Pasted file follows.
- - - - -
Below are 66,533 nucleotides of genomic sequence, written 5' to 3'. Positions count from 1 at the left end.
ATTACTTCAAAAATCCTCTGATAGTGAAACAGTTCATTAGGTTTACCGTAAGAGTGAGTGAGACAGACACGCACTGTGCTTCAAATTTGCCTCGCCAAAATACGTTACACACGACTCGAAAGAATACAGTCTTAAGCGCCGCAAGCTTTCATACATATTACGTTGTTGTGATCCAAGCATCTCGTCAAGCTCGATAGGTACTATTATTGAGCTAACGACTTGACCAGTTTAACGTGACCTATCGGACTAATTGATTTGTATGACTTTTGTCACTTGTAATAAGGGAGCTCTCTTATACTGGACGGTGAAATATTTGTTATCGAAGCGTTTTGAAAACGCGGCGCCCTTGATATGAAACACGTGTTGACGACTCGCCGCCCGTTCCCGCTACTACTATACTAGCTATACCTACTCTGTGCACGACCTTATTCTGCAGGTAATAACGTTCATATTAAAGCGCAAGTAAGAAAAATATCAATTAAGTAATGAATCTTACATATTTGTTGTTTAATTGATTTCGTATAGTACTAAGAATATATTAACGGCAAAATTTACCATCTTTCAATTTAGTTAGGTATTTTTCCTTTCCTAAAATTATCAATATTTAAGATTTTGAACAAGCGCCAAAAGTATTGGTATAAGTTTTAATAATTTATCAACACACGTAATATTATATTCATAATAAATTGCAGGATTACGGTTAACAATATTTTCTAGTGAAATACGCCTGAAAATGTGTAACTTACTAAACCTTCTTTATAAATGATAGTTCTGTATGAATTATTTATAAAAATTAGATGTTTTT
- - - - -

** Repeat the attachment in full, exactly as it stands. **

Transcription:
Below are 66,533 nucleotides of genomic sequence, written 5' to 3'. Positions count from 1 at the left end.
ATTACTTCAAAAATCCTCTGATAGTGAAACAGTTCATTAGGTTTACCGTAAGAGTGAGTGAGACAGACACGCACTGTGCTTCAAATTTGCCTCGCCAAAATACGTTACACACGACTCGAAAGAATACAGTCTTAAGCGCCGCAAGCTTTCATACATATTACGTTGTTGTGATCCAAGCATCTCGTCAAGCTCGATAGGTACTATTATTGAGCTAACGACTTGACCAGTTTAACGTGACCTATCGGACTAATTGATTTGTATGACTTTTGTCACTTGTAATAAGGGAGCTCTCTTATACTGGACGGTGAAATATTTGTTATCGAAGCGTTTTGAAAACGCGGCGCCCTTGATATGAAACACGTGTTGACGACTCGCCGCCCGTTCCCGCTACTACTATACTAGCTATACCTACTCTGTGCACGACCTTATTCTGCAGGTAATAACGTTCATATTAAAGCGCAAGTAAGAAAAATATCAATTAAGTAATGAATCTTACATATTTGTTGTTTAATTGATTTCGTATAGTACTAAGAATATATTAACGGCAAAATTTACCATCTTTCAATTTAGTTAGGTATTTTTCCTTTCCTAAAATTATCAATATTTAAGATTTTGAACAAGCGCCAAAAGTATTGGTATAAGTTTTAATAATTTATCAACACACGTAATATTATATTCATAATAAATTGCAGGATTACGGTTAACAATATTTTCTAGTGAAATACGCCTGAAAATGTGTAACTTACTAAACCTTCTTTATAAATGATAGTTCTGTATGAATTATTTATAAAAATTAGATGTTTTT